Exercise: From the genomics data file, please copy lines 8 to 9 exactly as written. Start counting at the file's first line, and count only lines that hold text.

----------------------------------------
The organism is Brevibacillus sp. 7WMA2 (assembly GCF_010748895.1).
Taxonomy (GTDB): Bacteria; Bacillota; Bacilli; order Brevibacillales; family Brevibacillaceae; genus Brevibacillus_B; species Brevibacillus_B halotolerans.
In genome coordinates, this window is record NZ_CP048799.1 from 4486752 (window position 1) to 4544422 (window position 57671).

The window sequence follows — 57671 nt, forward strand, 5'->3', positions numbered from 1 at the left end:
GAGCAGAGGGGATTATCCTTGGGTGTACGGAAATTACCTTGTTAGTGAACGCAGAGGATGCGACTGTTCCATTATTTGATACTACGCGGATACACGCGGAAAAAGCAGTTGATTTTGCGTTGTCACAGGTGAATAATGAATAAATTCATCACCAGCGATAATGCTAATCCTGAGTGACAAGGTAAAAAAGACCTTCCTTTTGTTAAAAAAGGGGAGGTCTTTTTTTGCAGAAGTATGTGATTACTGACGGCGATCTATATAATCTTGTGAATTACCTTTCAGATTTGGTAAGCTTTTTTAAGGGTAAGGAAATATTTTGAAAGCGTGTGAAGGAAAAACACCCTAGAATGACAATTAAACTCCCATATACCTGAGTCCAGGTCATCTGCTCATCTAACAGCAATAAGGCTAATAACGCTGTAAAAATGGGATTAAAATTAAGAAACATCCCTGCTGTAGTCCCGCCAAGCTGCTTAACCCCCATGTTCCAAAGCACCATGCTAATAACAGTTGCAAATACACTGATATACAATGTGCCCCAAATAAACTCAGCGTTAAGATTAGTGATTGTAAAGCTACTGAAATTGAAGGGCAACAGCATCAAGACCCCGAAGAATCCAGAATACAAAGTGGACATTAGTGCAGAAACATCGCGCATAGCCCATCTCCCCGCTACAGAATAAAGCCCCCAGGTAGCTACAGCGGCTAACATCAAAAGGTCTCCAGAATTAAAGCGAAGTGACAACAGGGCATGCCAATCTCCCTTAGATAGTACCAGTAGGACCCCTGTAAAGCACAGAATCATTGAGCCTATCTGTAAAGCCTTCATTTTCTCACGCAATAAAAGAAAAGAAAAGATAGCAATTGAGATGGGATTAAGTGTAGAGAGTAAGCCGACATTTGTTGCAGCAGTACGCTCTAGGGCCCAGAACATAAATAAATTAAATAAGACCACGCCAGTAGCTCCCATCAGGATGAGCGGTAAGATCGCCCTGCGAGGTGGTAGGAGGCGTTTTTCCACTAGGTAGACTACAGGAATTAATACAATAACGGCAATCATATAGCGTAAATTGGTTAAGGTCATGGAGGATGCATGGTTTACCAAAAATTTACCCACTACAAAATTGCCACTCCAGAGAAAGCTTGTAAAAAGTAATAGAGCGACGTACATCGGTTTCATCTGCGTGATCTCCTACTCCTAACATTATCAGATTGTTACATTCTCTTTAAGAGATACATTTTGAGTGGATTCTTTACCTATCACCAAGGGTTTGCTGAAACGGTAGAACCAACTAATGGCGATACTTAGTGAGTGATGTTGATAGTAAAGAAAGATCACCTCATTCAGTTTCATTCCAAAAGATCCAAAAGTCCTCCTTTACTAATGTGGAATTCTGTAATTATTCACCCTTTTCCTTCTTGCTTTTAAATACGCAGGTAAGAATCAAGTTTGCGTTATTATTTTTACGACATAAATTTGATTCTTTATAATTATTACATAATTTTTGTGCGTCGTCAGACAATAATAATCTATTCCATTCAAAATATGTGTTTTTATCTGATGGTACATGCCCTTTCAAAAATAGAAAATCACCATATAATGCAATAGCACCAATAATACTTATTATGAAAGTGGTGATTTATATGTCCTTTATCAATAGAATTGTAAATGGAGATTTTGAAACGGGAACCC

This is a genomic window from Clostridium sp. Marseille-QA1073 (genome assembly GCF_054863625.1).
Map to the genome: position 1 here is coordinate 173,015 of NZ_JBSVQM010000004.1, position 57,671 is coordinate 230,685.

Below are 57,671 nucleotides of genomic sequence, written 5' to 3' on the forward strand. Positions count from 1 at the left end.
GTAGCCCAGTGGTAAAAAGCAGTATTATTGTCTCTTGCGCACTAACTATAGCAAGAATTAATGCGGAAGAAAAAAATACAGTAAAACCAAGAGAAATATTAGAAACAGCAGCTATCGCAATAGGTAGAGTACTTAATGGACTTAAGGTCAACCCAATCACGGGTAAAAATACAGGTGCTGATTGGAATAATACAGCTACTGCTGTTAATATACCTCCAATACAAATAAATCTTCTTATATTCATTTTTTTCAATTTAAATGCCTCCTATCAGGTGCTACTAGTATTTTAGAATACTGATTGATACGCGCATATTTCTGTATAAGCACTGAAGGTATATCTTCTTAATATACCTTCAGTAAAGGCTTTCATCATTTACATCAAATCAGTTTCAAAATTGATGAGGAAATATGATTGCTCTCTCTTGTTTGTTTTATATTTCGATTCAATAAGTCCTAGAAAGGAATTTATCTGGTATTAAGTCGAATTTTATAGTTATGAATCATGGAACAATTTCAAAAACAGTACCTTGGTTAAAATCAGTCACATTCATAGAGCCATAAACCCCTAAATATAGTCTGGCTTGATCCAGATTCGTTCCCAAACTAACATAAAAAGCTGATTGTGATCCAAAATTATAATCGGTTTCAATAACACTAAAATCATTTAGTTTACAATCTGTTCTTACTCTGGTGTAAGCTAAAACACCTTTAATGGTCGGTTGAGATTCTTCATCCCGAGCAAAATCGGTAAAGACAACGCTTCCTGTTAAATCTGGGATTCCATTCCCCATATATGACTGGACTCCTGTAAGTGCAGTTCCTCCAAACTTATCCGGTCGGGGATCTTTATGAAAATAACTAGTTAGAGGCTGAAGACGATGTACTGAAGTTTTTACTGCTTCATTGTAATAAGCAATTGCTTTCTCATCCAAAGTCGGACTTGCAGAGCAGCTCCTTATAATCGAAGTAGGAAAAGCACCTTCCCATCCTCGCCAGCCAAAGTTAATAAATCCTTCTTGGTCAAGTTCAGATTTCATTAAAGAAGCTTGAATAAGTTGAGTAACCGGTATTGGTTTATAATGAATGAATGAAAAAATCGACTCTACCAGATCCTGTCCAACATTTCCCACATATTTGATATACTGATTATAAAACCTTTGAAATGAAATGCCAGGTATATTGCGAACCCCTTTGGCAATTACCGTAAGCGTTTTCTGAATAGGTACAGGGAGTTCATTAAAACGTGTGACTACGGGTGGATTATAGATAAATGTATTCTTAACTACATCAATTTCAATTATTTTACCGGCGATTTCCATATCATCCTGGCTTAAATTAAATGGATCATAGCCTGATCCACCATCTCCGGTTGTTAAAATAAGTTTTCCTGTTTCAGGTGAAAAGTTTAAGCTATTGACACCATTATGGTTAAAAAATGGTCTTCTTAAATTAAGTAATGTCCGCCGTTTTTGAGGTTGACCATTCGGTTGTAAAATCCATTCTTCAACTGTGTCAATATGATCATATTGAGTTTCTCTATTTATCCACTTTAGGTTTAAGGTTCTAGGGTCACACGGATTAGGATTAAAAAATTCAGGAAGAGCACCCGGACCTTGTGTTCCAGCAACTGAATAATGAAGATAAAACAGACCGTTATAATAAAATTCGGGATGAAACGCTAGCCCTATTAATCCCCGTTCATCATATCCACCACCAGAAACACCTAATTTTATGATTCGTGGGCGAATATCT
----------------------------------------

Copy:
Below are 57,671 nucleotides of genomic sequence, written 5' to 3' on the forward strand. Positions count from 1 at the left end.
GTAGCCCAGTGGTAAAAAGCAGTATTATTGTCTCTTGCGCACTAACTATAGCAAGAATTAATGCGGAAGAAAAAAATACAGTAAAACCAAGAGAAATATTAGAAACAGCAGCTATCGCAATAGGTAGAGTACTTAATGGACTTAAGGTCAACCCAATCACGGGTAAAAATACAGGTGCTGATTGGAATAATACAGCTACTGCTGTTAATATACCTCCAATACAAATAAATCTTCTTATATTCATTTTTTTCAATTTAAATGCCTCCTATCAGGTGCTACTAGTATTTTAGAATACTGATTGATACGCGCATATTTCTGTATAAGCACTGAAGGTATATCTTCTTAATATACCTTCAGTAAAGGCTTTCATCATTTACATCAAATCAGTTTCAAAATTGATGAGGAAATATGATTGCTCTCTCTTGTTTGTTTTATATTTCGATTCAATAAGTCCTAGAAAGGAATTTATCTGGTATTAAGTCGAATTTTATAGTTATGAATCATGGAACAATTTCAAAAACAGTACCTTGGTTAAAATCAGTCACATTCATAGAGCCATAAACCCCTAAATATAGTCTGGCTTGATCCAGATTCGTTCCCAAACTAACATAAAAAGCTGATTGTGATCCAAAATTATAATCGGTTTCAATAACACTAAAATCATTTAGTTTACAATCTGTTCTTACTCTGGTGTAAGCTAAAACACCTTTAATGGTCGGTTGAGATTCTTCATCCCGAGCAAAATCGGTAAAGACAACGCTTCCTGTTAAATCTGGGATTCCATTCCCCATATATGACTGGACTCCTGTAAGTGCAGTTCCTCCAAACTTATCCGGTCGGGGATCTTTATGAAAATAACTAGTTAGAGGCTGAAGACGATGTACTGAAGTTTTTACTGCTTCATTGTAATAAGCAATTGCTTTCTCATCCAAAGTCGGACTTGCAGAGCAGCTCCTTATAATCGAAGTAGGAAAAGCACCTTCCCATCCTCGCCAGCCAAAGTTAATAAATCCTTCTTGGTCAAGTTCAGATTTCATTAAAGAAGCTTGAATAAGTTGAGTAACCGGTATTGGTTTATAATGAATGAATGAAAAAATCGACTCTACCAGATCCTGTCCAACATTTCCCACATATTTGATATACTGATTATAAAACCTTTGAAATGAAATGCCAGGTATATTGCGAACCCCTTTGGCAATTACCGTAAGCGTTTTCTGAATAGGTACAGGGAGTTCATTAAAACGTGTGACTACGGGTGGATTATAGATAAATGTATTCTTAACTACATCAATTTCAATTATTTTACCGGCGATTTCCATATCATCCTGGCTTAAATTAAATGGATCATAGCCTGATCCACCATCTCCGGTTGTTAAAATAAGTTTTCCTGTTTCAGGTGAAAAGTTTAAGCTATTGACACCATTATGGTTAAAAAATGGTCTTCTTAAATTAAGTAATGTCCGCCGTTTTTGAGGTTGACCATTCGGTTGTAAAATCCATTCTTCAACTGTGTCAATATGATCATATTGAGTTTCTCTATTTATCCACTTTAGGTTTAAGGTTCTAGGGTCACACGGATTAGGATTAAAAAATTCAGGAAGAGCACCCGGACCTTGTGTTCCAGCAACTGAATAATGAAGATAAAACAGACCGTTATAATAAAATTCGGGATGAAACGCTAGCCCTATTAATCCCCGTTCATCATATCCACCACCAGAAACACCTAATTTTATGATTCGTGGGCGAATATCT